For the last five years I’ve been traveling from LA to Palo Alto in my work for the most exciting company in the world. Hotels in Palo Alto are tough to come by, and expensive during Stanford basketball and football seasons, and in 2005, I was lucky enough to find 225 square foot “mother-in-law” unit in a great mid-century Eichler house in a cool tract of Eichler homes. While my pad up north lacks a kitchen (I get by with a mini-fridge and microwave), I’ve come to realize that less can really be more, and super livable. When Manhattan Beach became “disco” in the old New Economy, and charming beach cottages made way for lot to lot McMansions, my disdain for large and overbuilt increased like beach front square footage, and had me thinking about what you really need if you live in a place you really love.
I’m renovating a 1920s beach bungalow with these thoughts in mind—more on that in another post—, but I’ve tried to take the concept of physical domicile downsizing to heart in many ways. I’m far from austere and my posts on the love of things tells that my soul is one of a collector. But what separates a collector from a hoarder is curating. And besides, editing is good for the soul.
I’ve been lucky enough to deal with Japanese uber-collectors of midcentury modern furniture and vintage workwear. While acquisitive to be sure, their collecting style is a highly edited one, dictated by urban space constraints of home and closet. Rather than owning four mediocre pairs of vintage denim, or multiple variations of the Eames shell chair, Japanese collectors search for the best examples, and stretch for that one great piece. It’s hard for a hunter/gatherer like me to say this, but I see the wisdom in their ways, and am taking it to heart.
I’ve always over-indulged—or been sloppy with—my choice of luggage. I always go for the best stuff (i.e. Filson), but I go large. Too large. Same with the Dopp kit I lugged around—it was so big, it would only leave my bathroom counter as I headed outta town. This is unnecessary. While carry-on luggage is the badge of honor of road warriors, I’ve never lost a piece of super-sized rolling luggage that I’ve always been proud to check.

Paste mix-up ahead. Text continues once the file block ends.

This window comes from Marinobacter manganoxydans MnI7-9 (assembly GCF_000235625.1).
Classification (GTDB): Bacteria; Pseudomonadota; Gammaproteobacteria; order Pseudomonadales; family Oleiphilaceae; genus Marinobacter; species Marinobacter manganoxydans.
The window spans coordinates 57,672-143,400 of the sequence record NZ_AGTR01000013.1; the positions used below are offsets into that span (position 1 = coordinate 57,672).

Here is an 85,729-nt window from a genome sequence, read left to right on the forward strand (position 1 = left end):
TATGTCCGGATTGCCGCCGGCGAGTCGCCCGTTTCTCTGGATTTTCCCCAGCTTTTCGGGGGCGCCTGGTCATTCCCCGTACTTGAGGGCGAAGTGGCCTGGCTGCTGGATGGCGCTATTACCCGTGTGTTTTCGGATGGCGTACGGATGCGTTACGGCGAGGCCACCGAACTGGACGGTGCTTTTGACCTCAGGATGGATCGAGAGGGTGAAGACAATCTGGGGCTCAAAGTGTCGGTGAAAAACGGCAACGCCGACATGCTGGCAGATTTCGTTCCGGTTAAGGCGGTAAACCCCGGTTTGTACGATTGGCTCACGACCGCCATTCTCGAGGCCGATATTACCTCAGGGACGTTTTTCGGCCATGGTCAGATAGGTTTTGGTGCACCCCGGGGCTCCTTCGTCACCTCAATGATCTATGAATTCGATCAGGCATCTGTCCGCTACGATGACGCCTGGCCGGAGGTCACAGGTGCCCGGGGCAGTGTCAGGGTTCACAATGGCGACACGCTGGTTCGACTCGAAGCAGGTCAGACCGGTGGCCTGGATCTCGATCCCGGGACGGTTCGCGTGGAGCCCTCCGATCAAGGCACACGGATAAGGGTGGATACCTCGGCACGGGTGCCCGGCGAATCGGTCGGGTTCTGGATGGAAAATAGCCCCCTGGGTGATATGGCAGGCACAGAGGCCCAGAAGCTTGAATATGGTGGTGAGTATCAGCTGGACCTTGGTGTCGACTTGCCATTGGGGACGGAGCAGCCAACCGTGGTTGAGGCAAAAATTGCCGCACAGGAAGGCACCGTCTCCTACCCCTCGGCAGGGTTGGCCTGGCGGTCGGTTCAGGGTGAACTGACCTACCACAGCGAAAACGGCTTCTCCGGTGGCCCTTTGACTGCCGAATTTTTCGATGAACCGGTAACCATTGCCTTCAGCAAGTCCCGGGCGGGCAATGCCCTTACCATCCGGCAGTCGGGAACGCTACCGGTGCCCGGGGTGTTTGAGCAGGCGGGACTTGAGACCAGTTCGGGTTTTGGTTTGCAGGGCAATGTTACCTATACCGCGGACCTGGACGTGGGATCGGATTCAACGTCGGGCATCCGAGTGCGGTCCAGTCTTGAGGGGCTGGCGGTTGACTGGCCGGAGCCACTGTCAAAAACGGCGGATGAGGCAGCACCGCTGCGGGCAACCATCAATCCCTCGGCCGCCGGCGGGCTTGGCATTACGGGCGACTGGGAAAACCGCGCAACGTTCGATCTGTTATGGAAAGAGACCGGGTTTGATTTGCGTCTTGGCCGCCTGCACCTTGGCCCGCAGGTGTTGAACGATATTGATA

But last month I took a different tack. I’ve always been intrigued by aluminum luggage, and went through the Zero Haliburton phase, when Sonny Crockett was chasing Colombians through the streets of Miami with Haliburton cases, chock o’ block with blow, and cash. The real deal isn’t the American-made stuff, but Germany’s finest—Rimowa. Created for trips to the tropics, the water- and humidity-proof Rimowa was adopted by Japanese jetsetters who prefer their pieces beat up, true to the Rimowa tagline that “every piece tells a story.” There’s even vintage, tag-covered piece on display high above the new pieces at Rimowa’s outpost on Kalakaua Avenue in Waikiki.
To do this right, I bought the 22” carry-on Rimowa from Tom Park at Leather Soul Hawaii , and I’m amazed how much I can fit inside. The luxury of packing multiple pairs of shoes is gone, but editing my travel needs is cool. My new smaller case called for a smaller Dopp kit as well, in effect downsizing from a desktop to a netbook. I discovered the GoToob travel containers, and am “rolling my own” , packaging my favorite smell goods and Kiehl’s products. I picked a tiny Eagle River waterproof bag to put it all in, and instead of using one set of toiletries at home and away, “mini-me” stays in the Rimowa between trips.
While this may not seem like a big deal, and my partners in crime have always “carried on,” this is pretty new to me, and I like it.
It’s a good meditation on how I want to live my life, focusing on the stuff—literal and figurative—that matter and make the important things easier to achieve.